The kids ignored Marchese's questions about where their dad was and continued to complain about their tablets. The entire situation is enough to make any default parent chuckle and maybe sob a little.

Watch the urgent doorbell call below:

@tinyann22

Moms can never get a minute of peace lol #momsoftiktok #momlife #ring #camera #kidsoftiktok

And if you're skeptical that dad was within shouting distance, the mom of two uploaded a part two where dad comes into the frame.

@tinyann22

Replying to @iustmerlp part 2… daddy was found! Lol #kidsoftiktok #momsoftiktok #parentsoftiktok #fyp #ring #prioritiesfirst

This article originally appeared on 3.22.23

A collage of family photos.

Shannyn Weiler, a Utah-based interior designer, has caused a debate on TikTok after she urged people to use caution when displaying family photos in the home. The discussion started a debate over whether a home should be decorated for visitors or the family itself and if having a “shrine” dedicated to family members is tasteful.

The video began with a stitch from a designer passionately saying that one should “never’ display “personal photos” in the living room.

“So family photos can become a problem when they become what I refer to as the shrine,” Weiler begins the video. She shared an example from her life, to make the case why family photos should be hung judiciously.

“I got married when I was 21,” she shares. “We were both in school, absolutely broke, we had $50 to buy a couch, so imagine what type of couch that was. We went to go decorate our first apartment and lo and behold, there’s no money for decoration. So we do what most newlyweds do, we use our wedding photos, because we’re so cute and we’re so in love and we just love our wedding day. Everywhere in our apartment was wedding photos… it felt like what I call ‘the shrine.’”


“It’s very real. This also happens if you have one baby, and you might have baby photos taken and it’s the shrine to the one kid,” she continues. “This also happens if you have one grandkid.”

@shannynweiler

Interior design art tips Art decor interior design Interior design 2024 art prints Interior design art trends 2024 interior design trends #hometips #homedecor #wallart #decortips #walldecor #interiordesign

Weiler believes that people should hang artwork or photography about more than one subject.

“They can’t just be on every wall with one subject,” she says. “We need to mix it up. There needs to be a mirror in the space. We need some Etsy art prints or something like that. We just need to mix it together to get rid of that shrine feel.”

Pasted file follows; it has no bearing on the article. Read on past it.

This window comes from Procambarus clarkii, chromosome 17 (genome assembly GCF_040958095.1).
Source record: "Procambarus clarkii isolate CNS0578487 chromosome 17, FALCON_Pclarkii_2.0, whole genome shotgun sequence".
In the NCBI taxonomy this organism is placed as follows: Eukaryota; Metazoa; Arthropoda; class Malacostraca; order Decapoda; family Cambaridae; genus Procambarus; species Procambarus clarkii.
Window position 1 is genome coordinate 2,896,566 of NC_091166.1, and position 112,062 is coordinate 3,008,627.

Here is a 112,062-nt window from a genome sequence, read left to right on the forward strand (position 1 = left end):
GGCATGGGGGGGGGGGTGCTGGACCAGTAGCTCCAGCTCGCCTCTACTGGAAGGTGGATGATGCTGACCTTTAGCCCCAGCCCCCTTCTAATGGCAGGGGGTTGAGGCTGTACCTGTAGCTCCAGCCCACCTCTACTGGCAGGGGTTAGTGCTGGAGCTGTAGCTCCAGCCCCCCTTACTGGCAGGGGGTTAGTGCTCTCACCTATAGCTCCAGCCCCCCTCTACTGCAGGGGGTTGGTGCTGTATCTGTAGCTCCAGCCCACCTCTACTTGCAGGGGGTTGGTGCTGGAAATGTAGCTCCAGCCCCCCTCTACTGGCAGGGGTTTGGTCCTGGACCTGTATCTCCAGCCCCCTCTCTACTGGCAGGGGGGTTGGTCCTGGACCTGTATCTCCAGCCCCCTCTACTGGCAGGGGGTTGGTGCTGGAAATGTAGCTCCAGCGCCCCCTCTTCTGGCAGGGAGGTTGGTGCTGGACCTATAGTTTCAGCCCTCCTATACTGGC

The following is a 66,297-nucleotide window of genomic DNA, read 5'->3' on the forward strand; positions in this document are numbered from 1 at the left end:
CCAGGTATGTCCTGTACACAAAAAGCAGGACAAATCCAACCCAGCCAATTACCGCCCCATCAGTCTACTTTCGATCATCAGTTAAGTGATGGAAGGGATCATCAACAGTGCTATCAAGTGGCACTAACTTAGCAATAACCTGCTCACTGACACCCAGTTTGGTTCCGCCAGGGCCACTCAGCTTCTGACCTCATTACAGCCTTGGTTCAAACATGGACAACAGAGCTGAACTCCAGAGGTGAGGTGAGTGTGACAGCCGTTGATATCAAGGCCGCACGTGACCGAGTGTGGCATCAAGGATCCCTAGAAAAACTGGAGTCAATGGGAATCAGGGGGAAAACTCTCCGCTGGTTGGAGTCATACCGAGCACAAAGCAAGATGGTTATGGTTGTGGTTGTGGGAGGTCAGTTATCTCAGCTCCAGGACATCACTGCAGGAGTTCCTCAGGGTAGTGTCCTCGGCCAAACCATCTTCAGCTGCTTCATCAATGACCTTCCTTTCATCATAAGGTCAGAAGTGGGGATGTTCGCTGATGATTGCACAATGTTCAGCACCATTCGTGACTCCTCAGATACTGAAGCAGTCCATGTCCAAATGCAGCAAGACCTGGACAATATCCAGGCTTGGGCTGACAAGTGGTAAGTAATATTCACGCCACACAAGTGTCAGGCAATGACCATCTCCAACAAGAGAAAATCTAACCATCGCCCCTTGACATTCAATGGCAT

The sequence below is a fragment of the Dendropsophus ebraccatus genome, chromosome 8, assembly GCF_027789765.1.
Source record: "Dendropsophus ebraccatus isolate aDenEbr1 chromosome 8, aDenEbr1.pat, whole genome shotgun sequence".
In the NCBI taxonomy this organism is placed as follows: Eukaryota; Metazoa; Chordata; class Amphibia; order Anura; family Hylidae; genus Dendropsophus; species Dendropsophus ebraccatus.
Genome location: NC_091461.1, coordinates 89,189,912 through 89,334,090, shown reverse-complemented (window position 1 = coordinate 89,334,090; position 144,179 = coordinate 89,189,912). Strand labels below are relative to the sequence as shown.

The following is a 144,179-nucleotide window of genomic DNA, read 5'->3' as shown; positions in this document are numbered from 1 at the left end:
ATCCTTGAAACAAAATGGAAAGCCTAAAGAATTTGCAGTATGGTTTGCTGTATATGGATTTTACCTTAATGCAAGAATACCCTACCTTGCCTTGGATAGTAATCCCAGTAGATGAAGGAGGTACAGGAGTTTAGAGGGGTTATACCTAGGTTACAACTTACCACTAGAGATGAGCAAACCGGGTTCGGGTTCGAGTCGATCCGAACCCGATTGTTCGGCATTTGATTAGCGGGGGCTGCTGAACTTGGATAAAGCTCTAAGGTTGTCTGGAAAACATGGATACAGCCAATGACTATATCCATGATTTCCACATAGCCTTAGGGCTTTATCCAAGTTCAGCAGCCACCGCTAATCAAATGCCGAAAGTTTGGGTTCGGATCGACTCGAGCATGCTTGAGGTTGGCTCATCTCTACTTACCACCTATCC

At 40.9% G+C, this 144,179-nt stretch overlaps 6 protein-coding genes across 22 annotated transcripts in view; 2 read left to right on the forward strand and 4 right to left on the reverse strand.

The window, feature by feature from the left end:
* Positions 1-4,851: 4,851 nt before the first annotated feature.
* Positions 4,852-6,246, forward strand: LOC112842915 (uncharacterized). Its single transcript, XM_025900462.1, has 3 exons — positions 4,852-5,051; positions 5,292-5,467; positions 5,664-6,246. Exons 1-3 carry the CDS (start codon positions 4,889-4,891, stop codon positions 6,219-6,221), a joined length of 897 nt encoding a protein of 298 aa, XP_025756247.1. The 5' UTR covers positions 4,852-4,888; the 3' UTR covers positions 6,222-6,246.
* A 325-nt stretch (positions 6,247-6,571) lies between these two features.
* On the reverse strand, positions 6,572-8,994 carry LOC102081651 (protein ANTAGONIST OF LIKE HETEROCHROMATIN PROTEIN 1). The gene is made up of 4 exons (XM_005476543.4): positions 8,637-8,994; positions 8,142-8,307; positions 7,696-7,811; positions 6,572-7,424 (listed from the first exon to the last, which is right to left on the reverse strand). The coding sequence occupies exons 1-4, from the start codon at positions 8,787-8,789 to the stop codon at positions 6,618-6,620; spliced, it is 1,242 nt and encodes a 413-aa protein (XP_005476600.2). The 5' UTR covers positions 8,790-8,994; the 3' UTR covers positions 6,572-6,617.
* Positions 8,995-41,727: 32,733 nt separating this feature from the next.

The post bothered many who love having pictures of their family around the house. The vast majority of commenters were people who love having family photos strewn about their homes

"The house is for us not company," Sarah Murdock, the most popular commenter, wrote. "I’d rather have pics of my kids and our life up than prints of random flowers and art," Ty Harman added.

"I grew up in an interior design magazine and HATED that my mom never displayed any photos of my family. Felt like she cared more about material things," Alexandra DiGiovanni wrote.

Others noted that people decorate their homes for themselves, not for guests.

"OR we do what we want with the homes WE live in, not guests," Ergot wrote. "I like myself, I don't have a problem seeing myself everywhere. After all, I paid the bills," Gege Chic added.

Some people agreed with the interior decorator and said that having too many family photos in a house looks tacky.

"YES. Photographs of ourselves in my own house feel so weird to me. Narcissistic kind of Jamiecakes wrote. "I don't have a single photo of a person in my house. I think they look tacky," C wrote. "One friend's house comes to mind for me, it was tacky (for me) to see nothing but wedding pics. Like, do you have other interests? Just my opinion but also, they’re divorced now. Mixing in art helps," _sigred added.

Even though the post received a pretty sizable backlash, Weiler’s opinion is widely accepted in design circles. “To us, having too many portraits of yourself on display in your home is kind of like having a tattoo of yourself on your own body. It can come off as vain and tacky,” Sarah Han writes at Apartment Therapy.

After her thoughts on family photos went viral, Weiler posted a follow-up video where she shared an example of a student changing their mind about home decor.

“Sometimes in design, we hear the design ideas and go, 'Mmm nope, that's not for me.' Sometimes, we try those ideas and we still say, 'Nope, that's not for me.' But occasionally we try things and we go, 'Okay, I do kind of like that,’” Weiler concluded her video.

@shannynweiler

reply to @Shannyn #homedecor #interiordesign #hometips #interiordesigntrends2024 #wall art

This article originally appeared on 2.9.24